Relationship problems

Relationships are hard for all of us. They may resemble a melting pot of pressure. At times members of the LGBTQIA community are forced (for want of a better word) into “traditional” relationships. Lives can be lived in heterosexual marriages where the husband or wife is gay. Should the person have the strength to come out and be open regarding sexuality, there is the added stress on your Mental Health. Developing same-sex relationships (for example) can be challenging as it is part of forming your identity and who you are attracted to and who you love. When you begin a relationship with a new partner, it is important to not feel any different to a member of the heterosexual community whether you met on the Tinder App or in a bar.

Relationship break-up can also have a powerful impact on your mental health. Friends who have entered their first relationship in the LGBTQIA community often find the first relationship particularly difficult or a long term relationship difficult. They can feel added scrutiny from members of the Heterosexual community, so it’s important to look out for our friends here. Again , have a look at the services and numbers I have below and pls don’t stigmatise.

Lack of support from family or friends

Some LGBTQIA people can experience a lack of support from family and friends. This may happen when someone first comes out, when they get into a relationship or start a family. We need to work on this. Issues can manifest in any number of ways and can be hurtful, and even detrimental to LGBTQIA mental health. Information and support is available for LGBTQIA and their family from a wide variety of organisations like below.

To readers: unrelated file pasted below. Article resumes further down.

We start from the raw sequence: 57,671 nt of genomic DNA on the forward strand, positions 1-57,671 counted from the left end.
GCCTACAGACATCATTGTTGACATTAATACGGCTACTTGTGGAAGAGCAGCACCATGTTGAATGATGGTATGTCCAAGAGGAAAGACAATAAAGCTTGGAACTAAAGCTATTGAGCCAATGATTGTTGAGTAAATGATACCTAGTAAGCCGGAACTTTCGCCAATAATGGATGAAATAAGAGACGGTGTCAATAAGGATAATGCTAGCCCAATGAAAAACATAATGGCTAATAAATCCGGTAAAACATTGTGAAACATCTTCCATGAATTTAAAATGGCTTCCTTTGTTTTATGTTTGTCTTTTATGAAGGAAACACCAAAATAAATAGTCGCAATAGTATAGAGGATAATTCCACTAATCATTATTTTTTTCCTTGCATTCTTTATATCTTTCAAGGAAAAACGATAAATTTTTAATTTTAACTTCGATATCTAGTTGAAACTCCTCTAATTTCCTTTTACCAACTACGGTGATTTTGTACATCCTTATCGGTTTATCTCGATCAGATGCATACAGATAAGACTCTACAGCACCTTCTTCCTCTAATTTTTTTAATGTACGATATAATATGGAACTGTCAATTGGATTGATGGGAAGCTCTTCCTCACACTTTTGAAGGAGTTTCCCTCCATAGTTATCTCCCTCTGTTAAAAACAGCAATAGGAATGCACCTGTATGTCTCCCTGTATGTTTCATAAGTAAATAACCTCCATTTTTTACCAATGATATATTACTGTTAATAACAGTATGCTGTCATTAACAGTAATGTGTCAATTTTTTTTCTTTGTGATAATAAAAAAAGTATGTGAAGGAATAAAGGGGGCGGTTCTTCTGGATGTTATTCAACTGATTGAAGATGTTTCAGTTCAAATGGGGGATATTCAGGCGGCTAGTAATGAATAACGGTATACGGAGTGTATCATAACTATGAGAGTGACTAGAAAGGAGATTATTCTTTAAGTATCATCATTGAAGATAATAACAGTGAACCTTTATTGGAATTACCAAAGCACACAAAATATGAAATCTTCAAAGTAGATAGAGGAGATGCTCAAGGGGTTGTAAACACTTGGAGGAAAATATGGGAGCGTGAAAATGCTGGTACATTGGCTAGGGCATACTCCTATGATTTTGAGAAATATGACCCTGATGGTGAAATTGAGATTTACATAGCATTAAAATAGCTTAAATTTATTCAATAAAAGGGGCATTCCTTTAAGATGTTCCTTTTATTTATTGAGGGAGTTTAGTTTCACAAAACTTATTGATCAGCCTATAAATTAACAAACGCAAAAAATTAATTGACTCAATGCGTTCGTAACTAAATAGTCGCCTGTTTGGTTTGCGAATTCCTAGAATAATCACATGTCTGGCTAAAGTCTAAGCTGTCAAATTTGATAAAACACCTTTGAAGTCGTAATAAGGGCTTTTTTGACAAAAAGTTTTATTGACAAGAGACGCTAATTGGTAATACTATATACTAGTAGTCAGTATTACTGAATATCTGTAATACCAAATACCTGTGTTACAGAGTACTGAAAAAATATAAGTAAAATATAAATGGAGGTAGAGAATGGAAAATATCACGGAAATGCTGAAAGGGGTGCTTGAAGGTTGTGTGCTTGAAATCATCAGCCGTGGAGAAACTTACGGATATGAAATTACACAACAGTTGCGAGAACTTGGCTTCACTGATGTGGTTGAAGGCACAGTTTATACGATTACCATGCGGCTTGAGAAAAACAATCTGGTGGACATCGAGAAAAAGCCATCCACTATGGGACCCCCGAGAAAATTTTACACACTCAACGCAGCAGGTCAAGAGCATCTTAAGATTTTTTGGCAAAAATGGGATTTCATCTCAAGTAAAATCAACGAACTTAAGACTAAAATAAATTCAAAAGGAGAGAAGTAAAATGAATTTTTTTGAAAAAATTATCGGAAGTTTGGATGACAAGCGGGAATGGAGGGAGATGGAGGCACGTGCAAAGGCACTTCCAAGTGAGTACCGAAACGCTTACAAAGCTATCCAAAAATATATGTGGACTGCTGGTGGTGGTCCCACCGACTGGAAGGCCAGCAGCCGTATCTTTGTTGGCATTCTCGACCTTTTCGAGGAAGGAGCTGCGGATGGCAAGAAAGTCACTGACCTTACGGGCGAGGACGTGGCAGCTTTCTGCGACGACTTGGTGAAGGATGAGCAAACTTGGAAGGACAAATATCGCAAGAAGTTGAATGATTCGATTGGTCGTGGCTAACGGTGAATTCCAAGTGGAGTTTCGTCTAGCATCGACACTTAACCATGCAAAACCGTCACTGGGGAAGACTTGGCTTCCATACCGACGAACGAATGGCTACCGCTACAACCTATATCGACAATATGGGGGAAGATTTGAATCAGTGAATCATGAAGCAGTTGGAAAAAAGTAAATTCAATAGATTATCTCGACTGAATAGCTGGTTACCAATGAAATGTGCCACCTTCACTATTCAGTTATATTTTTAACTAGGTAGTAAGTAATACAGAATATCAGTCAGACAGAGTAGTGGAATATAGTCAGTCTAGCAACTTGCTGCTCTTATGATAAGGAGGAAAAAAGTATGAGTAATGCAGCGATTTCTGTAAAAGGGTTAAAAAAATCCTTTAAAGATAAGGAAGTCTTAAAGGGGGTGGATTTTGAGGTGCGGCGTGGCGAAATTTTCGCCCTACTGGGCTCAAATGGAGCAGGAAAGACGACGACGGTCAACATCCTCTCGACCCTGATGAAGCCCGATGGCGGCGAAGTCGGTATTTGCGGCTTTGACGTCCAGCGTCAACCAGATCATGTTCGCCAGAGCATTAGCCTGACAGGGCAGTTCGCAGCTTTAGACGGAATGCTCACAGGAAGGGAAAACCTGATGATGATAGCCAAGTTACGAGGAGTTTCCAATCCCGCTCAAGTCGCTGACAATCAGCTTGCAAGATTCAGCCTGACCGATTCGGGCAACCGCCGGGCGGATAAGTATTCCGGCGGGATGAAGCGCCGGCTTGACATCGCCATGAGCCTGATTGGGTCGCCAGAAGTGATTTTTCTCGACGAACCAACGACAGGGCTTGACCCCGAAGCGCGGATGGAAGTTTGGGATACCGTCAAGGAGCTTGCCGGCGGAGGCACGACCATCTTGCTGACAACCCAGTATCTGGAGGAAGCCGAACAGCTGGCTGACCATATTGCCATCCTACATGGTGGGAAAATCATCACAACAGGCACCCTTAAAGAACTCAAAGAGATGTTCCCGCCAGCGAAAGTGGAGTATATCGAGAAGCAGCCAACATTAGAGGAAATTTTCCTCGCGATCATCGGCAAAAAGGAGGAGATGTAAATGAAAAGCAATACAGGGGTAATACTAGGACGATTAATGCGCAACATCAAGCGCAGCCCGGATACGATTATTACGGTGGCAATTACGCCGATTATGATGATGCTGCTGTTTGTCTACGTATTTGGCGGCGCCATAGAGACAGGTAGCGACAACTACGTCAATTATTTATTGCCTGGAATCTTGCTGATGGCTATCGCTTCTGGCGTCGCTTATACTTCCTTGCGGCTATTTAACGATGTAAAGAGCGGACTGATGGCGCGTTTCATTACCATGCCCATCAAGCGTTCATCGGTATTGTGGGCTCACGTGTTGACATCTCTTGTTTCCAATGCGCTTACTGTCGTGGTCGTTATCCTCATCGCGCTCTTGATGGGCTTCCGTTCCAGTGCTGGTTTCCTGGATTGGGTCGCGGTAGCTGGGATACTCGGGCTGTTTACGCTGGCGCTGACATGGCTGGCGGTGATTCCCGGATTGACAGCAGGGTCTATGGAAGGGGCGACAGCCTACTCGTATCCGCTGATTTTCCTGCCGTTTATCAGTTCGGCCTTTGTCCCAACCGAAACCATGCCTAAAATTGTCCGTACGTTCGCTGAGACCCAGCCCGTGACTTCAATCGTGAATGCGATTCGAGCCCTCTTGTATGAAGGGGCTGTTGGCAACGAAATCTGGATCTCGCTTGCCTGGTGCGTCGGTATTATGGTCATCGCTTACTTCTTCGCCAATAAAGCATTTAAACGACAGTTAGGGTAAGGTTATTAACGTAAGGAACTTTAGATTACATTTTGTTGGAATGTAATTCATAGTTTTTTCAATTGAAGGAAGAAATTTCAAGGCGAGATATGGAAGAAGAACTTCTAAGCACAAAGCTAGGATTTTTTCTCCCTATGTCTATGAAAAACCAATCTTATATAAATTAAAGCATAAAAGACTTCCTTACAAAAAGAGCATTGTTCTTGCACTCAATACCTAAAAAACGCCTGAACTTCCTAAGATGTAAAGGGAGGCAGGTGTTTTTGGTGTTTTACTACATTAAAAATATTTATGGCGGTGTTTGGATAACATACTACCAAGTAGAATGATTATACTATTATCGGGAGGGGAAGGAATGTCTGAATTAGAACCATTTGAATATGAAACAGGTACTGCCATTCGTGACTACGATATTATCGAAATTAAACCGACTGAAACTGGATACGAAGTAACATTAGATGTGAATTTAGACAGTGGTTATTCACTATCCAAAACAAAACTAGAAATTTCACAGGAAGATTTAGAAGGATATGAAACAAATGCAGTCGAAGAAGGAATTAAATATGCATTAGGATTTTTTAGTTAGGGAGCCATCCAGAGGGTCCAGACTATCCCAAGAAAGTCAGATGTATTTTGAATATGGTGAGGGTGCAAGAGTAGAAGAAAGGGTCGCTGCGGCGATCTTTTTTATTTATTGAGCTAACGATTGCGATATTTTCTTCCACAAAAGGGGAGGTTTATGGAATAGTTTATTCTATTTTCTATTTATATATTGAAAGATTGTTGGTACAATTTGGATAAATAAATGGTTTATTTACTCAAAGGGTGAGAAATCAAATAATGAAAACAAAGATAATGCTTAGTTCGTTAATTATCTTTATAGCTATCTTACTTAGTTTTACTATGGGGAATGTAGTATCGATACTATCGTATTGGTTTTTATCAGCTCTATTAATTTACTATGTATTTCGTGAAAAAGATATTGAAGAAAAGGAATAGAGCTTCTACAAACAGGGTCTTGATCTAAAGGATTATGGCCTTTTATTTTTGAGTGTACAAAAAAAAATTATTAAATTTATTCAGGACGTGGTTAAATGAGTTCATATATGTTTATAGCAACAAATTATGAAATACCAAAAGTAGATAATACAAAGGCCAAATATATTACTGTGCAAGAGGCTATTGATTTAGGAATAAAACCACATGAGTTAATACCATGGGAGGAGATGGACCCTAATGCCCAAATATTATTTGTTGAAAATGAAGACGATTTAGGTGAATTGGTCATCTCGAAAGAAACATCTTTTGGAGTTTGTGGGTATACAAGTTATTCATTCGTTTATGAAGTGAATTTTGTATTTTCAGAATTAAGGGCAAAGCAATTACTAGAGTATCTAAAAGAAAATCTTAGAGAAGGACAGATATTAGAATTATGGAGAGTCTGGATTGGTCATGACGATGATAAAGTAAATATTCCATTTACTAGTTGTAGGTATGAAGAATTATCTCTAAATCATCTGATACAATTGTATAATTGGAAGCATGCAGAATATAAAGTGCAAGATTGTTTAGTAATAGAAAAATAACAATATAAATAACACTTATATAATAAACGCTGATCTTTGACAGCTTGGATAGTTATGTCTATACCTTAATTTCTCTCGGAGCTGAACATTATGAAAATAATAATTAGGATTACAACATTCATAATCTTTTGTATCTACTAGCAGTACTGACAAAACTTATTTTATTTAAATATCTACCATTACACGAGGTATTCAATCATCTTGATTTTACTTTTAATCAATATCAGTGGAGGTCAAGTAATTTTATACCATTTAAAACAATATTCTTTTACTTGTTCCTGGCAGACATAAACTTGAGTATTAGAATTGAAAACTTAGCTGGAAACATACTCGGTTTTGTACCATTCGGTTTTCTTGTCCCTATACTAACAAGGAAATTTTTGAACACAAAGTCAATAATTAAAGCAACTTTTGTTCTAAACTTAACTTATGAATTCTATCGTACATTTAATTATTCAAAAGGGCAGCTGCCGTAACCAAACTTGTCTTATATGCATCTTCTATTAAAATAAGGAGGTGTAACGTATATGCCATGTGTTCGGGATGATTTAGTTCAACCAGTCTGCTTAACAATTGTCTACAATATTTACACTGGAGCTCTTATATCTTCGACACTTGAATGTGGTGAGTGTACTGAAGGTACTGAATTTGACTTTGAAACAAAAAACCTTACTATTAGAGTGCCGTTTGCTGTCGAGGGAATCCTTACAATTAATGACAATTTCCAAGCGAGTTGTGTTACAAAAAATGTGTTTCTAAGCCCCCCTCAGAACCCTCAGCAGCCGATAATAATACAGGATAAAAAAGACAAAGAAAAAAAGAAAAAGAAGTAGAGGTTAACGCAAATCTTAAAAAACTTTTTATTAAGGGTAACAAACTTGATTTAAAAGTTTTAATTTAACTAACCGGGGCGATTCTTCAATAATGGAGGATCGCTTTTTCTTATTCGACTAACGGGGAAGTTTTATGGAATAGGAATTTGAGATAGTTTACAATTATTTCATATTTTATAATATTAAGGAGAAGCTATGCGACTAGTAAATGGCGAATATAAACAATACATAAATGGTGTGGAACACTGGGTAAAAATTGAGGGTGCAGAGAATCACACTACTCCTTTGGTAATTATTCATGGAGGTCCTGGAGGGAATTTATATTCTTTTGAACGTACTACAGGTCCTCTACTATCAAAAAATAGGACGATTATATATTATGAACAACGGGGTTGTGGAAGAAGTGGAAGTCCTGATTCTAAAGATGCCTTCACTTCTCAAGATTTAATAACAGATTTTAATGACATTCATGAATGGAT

Families must stop stigmatising family members.Its too common. Those who should be closest may become the furthest.

Losing a loved one

Bereavement can have a serious impact on your health. When someone dies, you enter the process of grieving. There is no right or wrong way to grieve.Normal feelings include being stunned at the loss, sadness or depression, longing for the person who has died, anger towards yourself or others, regret over a last encounter or regret that something was left unsaid. All of this can be part of the grieving process.

When an LGBTQIA person loses their partner they may not get the same reaction or support that a heterosexual person gets when they lose their spouse or partner. People may fail to appreciate what your partner meant to you and the love you had for each other.

Experiences like this can make grieving all the more difficult. GLEN and the Irish Hospice Foundation give useful information for gay and lesbian people who have lost their partner,health questions or concerns you might have.

Here are some services and numbers. These are for Ireland, but if you are in another part of the world, just search the world wide web web.

Samaritans 24 hours service – 116 123, www.dublinsamaritans.ie

Childline 24 hours service – 1800 66 66 66, www.childline.ie

Aware (Depression) 1890 303 302, www.aware.ie

Pieta House (Self-Harm/Suicide Support) 01-6010000, www.pieta.ie

Bodywhys (Eating Disorders) 1890 200 444, www.bodywhys.ie

Grow (Mental Health Support Groups) 1890 474 474, www.grow.ie

Alcoholics Anonymous www.alcoholicsanonymous.ie

Drugs/HIV Helpline 1800 459 459 www.hse.ie/drugshivhelpline

Rape Crisis Network Ireland 24 hour helpline 1800 77 88 88